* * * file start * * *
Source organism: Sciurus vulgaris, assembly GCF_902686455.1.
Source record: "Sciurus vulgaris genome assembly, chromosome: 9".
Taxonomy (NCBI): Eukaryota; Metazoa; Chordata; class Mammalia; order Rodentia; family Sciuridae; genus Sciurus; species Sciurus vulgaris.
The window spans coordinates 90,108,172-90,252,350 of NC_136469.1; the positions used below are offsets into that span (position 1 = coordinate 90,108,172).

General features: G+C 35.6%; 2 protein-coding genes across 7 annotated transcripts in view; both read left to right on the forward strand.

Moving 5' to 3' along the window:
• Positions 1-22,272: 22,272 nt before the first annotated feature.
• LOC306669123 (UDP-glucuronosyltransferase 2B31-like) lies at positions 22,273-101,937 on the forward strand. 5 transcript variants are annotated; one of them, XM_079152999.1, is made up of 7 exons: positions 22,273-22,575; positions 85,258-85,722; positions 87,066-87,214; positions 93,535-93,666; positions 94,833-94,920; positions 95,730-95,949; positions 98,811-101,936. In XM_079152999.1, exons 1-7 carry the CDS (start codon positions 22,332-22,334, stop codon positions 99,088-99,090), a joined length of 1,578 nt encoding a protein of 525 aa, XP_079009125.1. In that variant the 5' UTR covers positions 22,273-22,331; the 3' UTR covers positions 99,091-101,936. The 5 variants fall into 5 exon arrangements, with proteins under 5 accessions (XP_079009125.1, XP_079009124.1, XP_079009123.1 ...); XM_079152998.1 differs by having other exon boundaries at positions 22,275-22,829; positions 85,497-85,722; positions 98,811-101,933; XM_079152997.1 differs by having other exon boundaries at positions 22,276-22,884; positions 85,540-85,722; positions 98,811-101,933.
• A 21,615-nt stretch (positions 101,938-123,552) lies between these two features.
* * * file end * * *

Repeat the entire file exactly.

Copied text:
Source organism: Sciurus vulgaris, assembly GCF_902686455.1.
Source record: "Sciurus vulgaris genome assembly, chromosome: 9".
Taxonomy (NCBI): Eukaryota; Metazoa; Chordata; class Mammalia; order Rodentia; family Sciuridae; genus Sciurus; species Sciurus vulgaris.
The window spans coordinates 90,108,172-90,252,350 of NC_136469.1; the positions used below are offsets into that span (position 1 = coordinate 90,108,172).

General features: G+C 35.6%; 2 protein-coding genes across 7 annotated transcripts in view; both read left to right on the forward strand.

Moving 5' to 3' along the window:
• Positions 1-22,272: 22,272 nt before the first annotated feature.
• LOC306669123 (UDP-glucuronosyltransferase 2B31-like) lies at positions 22,273-101,937 on the forward strand. 5 transcript variants are annotated; one of them, XM_079152999.1, is made up of 7 exons: positions 22,273-22,575; positions 85,258-85,722; positions 87,066-87,214; positions 93,535-93,666; positions 94,833-94,920; positions 95,730-95,949; positions 98,811-101,936. In XM_079152999.1, exons 1-7 carry the CDS (start codon positions 22,332-22,334, stop codon positions 99,088-99,090), a joined length of 1,578 nt encoding a protein of 525 aa, XP_079009125.1. In that variant the 5' UTR covers positions 22,273-22,331; the 3' UTR covers positions 99,091-101,936. The 5 variants fall into 5 exon arrangements, with proteins under 5 accessions (XP_079009125.1, XP_079009124.1, XP_079009123.1 ...); XM_079152998.1 differs by having other exon boundaries at positions 22,275-22,829; positions 85,497-85,722; positions 98,811-101,933; XM_079152997.1 differs by having other exon boundaries at positions 22,276-22,884; positions 85,540-85,722; positions 98,811-101,933.
• A 21,615-nt stretch (positions 101,938-123,552) lies between these two features.